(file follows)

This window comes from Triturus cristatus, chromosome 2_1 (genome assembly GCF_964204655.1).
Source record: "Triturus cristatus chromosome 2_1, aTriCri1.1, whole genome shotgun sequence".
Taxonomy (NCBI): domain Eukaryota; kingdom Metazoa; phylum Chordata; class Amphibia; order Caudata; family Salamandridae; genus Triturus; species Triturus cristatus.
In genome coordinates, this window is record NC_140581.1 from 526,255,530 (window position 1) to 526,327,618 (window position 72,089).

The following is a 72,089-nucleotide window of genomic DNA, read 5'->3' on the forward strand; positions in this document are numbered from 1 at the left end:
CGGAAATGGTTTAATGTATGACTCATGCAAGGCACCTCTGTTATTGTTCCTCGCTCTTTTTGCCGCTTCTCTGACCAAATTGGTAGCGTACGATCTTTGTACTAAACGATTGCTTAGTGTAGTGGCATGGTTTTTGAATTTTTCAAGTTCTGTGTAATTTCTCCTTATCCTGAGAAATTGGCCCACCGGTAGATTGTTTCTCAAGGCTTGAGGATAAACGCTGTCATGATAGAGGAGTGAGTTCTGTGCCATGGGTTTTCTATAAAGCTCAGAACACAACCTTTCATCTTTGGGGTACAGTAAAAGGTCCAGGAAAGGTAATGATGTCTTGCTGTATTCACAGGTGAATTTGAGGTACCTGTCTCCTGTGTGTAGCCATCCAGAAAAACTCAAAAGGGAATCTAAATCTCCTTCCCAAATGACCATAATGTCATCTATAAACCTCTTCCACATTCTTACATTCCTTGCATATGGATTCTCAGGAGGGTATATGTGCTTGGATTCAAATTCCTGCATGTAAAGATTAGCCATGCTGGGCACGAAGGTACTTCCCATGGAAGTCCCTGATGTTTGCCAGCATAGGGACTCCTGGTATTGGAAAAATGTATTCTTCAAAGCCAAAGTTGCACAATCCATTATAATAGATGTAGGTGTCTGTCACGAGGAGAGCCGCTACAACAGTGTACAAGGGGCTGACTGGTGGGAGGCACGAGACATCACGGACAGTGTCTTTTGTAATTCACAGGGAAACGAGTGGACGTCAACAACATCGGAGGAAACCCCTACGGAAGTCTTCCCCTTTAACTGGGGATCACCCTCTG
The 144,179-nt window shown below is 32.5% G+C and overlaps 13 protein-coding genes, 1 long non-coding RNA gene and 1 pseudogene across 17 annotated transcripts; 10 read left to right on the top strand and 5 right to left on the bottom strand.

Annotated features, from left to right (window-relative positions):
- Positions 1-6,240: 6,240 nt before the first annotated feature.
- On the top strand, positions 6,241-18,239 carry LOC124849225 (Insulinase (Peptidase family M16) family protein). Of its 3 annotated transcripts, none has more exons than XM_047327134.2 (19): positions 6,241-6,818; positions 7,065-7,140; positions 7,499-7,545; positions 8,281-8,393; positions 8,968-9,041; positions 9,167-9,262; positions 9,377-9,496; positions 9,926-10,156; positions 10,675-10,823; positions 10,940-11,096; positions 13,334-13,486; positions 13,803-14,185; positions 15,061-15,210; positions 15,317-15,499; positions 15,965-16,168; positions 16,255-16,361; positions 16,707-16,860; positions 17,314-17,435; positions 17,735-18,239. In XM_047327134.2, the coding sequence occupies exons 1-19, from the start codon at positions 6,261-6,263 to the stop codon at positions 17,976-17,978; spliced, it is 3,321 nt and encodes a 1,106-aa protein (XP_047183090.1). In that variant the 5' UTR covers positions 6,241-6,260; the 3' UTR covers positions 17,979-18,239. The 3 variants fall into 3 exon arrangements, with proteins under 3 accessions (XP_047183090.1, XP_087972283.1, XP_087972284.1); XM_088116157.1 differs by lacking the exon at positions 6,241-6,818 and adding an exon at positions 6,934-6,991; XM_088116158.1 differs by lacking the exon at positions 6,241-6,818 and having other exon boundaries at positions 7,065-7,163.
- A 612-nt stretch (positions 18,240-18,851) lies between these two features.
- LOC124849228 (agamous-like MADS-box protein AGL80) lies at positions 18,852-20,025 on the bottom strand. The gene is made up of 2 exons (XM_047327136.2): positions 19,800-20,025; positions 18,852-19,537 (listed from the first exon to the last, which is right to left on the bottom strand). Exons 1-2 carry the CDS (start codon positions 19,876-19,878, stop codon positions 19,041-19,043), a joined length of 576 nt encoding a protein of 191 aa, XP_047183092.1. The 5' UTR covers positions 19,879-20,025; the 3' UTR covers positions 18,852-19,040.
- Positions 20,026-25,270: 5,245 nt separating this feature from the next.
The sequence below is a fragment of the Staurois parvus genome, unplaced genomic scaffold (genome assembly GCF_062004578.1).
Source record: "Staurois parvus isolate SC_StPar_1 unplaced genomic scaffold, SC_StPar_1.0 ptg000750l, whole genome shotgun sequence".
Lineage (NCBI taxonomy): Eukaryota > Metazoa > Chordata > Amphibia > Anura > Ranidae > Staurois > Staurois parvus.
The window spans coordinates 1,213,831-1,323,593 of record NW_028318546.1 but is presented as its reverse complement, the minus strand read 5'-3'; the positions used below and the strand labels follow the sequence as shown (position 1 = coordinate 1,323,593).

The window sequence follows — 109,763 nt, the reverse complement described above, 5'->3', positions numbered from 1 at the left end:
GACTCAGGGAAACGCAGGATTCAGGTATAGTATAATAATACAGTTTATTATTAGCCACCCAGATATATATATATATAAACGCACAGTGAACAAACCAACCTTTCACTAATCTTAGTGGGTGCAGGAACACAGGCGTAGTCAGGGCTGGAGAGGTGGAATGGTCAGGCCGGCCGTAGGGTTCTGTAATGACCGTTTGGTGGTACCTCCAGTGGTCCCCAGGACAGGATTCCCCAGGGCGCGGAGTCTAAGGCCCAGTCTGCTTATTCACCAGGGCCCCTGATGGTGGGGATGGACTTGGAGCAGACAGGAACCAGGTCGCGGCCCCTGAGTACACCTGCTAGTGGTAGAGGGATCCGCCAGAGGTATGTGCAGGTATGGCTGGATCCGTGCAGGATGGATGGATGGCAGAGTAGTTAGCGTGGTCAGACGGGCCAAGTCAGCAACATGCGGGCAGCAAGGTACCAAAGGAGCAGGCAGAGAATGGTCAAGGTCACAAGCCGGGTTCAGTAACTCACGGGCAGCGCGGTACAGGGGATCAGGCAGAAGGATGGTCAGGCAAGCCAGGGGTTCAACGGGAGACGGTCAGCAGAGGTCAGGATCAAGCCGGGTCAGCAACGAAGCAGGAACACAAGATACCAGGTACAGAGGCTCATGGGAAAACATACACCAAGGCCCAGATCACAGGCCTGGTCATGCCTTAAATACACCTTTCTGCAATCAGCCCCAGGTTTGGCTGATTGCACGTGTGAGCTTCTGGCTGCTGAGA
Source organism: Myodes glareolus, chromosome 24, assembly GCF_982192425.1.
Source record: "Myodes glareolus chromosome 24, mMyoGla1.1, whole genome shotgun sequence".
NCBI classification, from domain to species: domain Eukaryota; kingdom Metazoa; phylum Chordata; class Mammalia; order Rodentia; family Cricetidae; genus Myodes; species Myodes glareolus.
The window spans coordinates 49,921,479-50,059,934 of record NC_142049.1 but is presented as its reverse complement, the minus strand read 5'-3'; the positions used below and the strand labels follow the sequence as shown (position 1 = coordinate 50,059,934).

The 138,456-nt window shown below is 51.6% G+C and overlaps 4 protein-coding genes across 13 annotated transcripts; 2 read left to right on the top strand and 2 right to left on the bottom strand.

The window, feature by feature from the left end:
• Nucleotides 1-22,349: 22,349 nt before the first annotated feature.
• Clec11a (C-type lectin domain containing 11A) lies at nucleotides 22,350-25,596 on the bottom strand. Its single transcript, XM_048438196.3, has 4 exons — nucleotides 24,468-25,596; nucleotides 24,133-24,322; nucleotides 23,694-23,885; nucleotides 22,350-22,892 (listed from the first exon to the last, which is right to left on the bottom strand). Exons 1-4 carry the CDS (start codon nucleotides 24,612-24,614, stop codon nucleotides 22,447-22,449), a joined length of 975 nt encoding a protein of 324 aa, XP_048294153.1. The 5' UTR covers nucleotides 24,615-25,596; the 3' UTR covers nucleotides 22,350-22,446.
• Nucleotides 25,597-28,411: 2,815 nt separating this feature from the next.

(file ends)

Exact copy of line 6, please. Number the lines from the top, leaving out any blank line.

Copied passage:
CGGAAATGGTTTAATGTATGACTCATGCAAGGCACCTCTGTTATTGTTCCTCGCTCTTTTTGCCGCTTCTCTGACCAAATTGGTAGCGTACGATCTTTGTACTAAACGATTGCTTAGTGTAGTGGCATGGTTTTTGAATTTTTCAAGTTCTGTGTAATTTCTCCTTATCCTGAGAAATTGGCCCACCGGTAGATTGTTTCTCAAGGCTTGAGGATAAACGCTGTCATGATAGAGGAGTGAGTTCTGTGCCATGGGTTTTCTATAAAGCTCAGAACACAACCTTTCATCTTTGGGGTACAGTAAAAGGTCCAGGAAAGGTAATGATGTCTTGCTGTATTCACAGGTGAATTTGAGGTACCTGTCTCCTGTGTGTAGCCATCCAGAAAAACTCAAAAGGGAATCTAAATCTCCTTCCCAAATGACCATAATGTCATCTATAAACCTCTTCCACATTCTTACATTCCTTGCATATGGATTCTCAGGAGGGTATATGTGCTTGGATTCAAATTCCTGCATGTAAAGATTAGCCATGCTGGGCACGAAGGTACTTCCCATGGAAGTCCCTGATGTTTGCCAGCATAGGGACTCCTGGTATTGGAAAAATGTATTCTTCAAAGCCAAAGTTGCACAATCCATTATAATAGATGTAGGTGTCTGTCACGAGGAGAGCCGCTACAACAGTGTACAAGGGGCTGACTGGTGGGAGGCACGAGACATCACGGACAGTGTCTTTTGTAATTCACAGGGAAACGAGTGGACGTCAACAACATCGGAGGAAACCCCTACGGAAGTCTTCCCCTTTAACTGGGGATCACCCTCTG